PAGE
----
Bombs from afar shake Sheridan students

Sheridan students are looking for support, emotional and financial, after a war thousands of kilometers away has cast their finances into doubt and put their families into immediate danger. 

The war between Russia and Ukraine is much older than a few months. The conflict can be traced back to 2014 when Russia seized control of Crimea, a region in southeastern Ukraine. 

The move was conducted by a group of unmarked soldiers with visibly professional training and Russian equipment. At the time, Russian President, Vladimir Putin, claimed the unmarked soldiers supporting the Crimean separatists were not Russian soldiers, but this claim has since been disputed

Today, Putin defends the actions of the Russian military in Ukraine under the pretense of dismantling a Nazi-esque government. The Russian president’s claims have been discredited as propaganda. While Neo-Nazi movements have picked up steam in recent years, they are not represented in Parliament, and the Ukrainian government is not engaged in any genocidal acts. There is nothing in Ukraine that warrants Russian intervention. 

Vladyslav Ushkvarok (Digitally retouched by momspacegeroup, Instagram)

“I always knew there was going to be a war with Ukraine and Russia,” says Ekaterina Plakhtienko, an international student from Russia studying pre-health science at Sheridan College. 

For Plakhtienko, preparing for war with Ukraine has been a part of life. It comes as no surprise to her, that Russia has invaded Ukraine. 

There’s only so much a person can do to prepare for war though. After the invasion, the international community began imposing sanctions on Russia. Countries all over the world severed their economic ties to them, Mastercard and Visa suspended their operations there, and the value of the currency plummeted. As the currency lost value, citizens began trading in their Russian currency for foreign dollars, causing the Ruble to spiral even more. 

To stabilize the value of the Ruble, the central bank of RUSSIA (CBR) began restricting the access of citizens to foreign currency, both at home and abroad.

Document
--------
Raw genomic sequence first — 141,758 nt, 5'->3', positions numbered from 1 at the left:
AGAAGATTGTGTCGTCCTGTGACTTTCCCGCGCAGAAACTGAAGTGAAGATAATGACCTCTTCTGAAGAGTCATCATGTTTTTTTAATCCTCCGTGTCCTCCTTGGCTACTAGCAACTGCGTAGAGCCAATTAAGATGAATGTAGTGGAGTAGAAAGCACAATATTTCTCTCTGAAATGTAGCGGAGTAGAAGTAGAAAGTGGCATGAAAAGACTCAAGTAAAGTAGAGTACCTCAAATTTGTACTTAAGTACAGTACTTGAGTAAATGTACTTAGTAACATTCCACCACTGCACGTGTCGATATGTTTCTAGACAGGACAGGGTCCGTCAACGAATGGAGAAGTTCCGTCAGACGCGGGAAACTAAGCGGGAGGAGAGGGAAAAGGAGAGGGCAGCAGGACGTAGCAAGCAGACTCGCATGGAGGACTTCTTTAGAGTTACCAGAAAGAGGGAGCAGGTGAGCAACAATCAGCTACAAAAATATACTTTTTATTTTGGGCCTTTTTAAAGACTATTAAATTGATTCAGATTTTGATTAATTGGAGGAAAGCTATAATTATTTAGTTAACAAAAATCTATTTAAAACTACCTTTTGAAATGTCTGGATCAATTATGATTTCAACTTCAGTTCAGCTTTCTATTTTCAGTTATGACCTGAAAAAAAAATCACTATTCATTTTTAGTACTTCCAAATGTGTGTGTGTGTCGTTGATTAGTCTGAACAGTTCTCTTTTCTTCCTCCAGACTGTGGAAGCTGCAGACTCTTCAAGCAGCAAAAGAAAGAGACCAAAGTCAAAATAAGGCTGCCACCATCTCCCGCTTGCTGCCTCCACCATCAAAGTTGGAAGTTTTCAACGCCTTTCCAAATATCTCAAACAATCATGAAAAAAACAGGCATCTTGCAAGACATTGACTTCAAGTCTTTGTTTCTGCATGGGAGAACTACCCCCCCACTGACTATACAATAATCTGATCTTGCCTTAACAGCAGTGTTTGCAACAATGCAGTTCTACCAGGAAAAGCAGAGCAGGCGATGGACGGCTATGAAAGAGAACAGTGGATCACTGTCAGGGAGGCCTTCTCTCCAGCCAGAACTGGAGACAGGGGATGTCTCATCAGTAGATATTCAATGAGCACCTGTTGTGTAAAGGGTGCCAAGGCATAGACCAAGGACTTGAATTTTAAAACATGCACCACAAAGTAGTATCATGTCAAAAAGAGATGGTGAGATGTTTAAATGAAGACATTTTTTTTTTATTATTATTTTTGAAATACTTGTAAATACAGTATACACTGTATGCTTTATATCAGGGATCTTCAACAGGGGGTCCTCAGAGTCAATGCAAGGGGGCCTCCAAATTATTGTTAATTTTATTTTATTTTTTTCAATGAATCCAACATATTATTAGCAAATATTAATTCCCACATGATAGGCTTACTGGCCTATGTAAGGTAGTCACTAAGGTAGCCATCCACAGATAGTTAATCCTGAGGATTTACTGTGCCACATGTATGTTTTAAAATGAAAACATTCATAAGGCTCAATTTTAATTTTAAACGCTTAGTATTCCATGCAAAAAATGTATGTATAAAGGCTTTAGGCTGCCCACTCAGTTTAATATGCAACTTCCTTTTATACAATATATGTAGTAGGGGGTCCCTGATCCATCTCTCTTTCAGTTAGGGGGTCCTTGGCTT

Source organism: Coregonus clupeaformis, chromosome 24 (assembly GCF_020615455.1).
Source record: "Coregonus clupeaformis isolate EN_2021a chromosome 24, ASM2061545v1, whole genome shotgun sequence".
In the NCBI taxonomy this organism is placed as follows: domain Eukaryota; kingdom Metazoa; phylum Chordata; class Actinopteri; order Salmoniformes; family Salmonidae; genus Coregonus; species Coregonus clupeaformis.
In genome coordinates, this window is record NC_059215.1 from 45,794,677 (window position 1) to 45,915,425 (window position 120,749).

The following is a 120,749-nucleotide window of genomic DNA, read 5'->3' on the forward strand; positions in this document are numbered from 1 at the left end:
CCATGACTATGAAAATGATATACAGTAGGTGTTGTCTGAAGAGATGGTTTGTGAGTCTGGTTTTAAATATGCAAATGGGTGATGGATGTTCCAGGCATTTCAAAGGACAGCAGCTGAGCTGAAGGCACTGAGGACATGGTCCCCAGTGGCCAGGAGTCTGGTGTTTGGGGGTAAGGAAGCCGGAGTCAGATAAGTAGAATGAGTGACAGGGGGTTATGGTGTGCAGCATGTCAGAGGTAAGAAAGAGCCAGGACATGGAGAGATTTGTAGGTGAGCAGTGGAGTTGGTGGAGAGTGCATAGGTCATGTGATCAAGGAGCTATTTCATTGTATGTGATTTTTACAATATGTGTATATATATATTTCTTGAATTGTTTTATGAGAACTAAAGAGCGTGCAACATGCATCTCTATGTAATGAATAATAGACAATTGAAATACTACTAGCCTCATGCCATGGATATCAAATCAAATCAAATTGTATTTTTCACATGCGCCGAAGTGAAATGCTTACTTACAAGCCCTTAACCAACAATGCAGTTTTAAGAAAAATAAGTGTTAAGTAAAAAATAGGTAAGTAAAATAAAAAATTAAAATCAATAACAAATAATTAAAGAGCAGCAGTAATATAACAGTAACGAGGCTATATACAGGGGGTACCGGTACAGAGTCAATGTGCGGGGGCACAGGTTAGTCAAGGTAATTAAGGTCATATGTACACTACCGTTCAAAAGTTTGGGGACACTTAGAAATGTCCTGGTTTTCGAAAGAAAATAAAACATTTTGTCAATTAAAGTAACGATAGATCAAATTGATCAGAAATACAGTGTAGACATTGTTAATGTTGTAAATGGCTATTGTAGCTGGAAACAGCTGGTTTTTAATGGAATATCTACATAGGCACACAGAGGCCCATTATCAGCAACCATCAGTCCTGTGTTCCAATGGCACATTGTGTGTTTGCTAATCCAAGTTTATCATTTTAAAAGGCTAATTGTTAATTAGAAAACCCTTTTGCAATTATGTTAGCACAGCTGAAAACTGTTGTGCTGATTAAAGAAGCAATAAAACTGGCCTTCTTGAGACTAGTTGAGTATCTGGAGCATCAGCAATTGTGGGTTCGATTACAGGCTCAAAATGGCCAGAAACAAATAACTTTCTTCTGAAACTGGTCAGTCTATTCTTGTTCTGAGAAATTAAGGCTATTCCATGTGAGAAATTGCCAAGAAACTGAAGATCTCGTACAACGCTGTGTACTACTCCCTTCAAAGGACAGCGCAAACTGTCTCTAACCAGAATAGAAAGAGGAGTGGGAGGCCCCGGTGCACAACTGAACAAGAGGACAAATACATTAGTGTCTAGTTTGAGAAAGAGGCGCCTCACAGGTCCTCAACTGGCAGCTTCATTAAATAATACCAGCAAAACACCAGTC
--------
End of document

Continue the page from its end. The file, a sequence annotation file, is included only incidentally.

Ukrainian city after an airstrike, burnstuff2003, Adobe Stock

Students like Plakhtienko are feeling the effects of these political decisions an ocean away. 

“My parents, like they no longer can use Mastercard or Visa to pay international, she says. “I just can’t access money they transfer to me.”  

Ukrainian students are experiencing similar financial turmoil right now as their families in Ukraine leave their jobs and homes behind to find safety from the bombings. 

Sheridan student of Business Administration and Marketing Management, Vladyslav Ushkvarok, says his family is unable to send money. His mother and girlfriend were displaced from Kharkiv on the eastern border of Ukraine after the invasion began. They are currently in Leipzig and Berlin, Germany respectively. His grandparents, however, remain in Kharkiv. 

“They say that they just want to stay there and die there,” says Vlad. 

Vlad recalls the reports of mass rape in Russian-controlled regions of Ukraine and worries for the safety of his girlfriend. 

“I got worse and worse,” he says. “I was like constantly asking her where she is, where she is doing it.” Still, despite the mental stressors, Vlad says he has not pursued any counseling being offered by the college.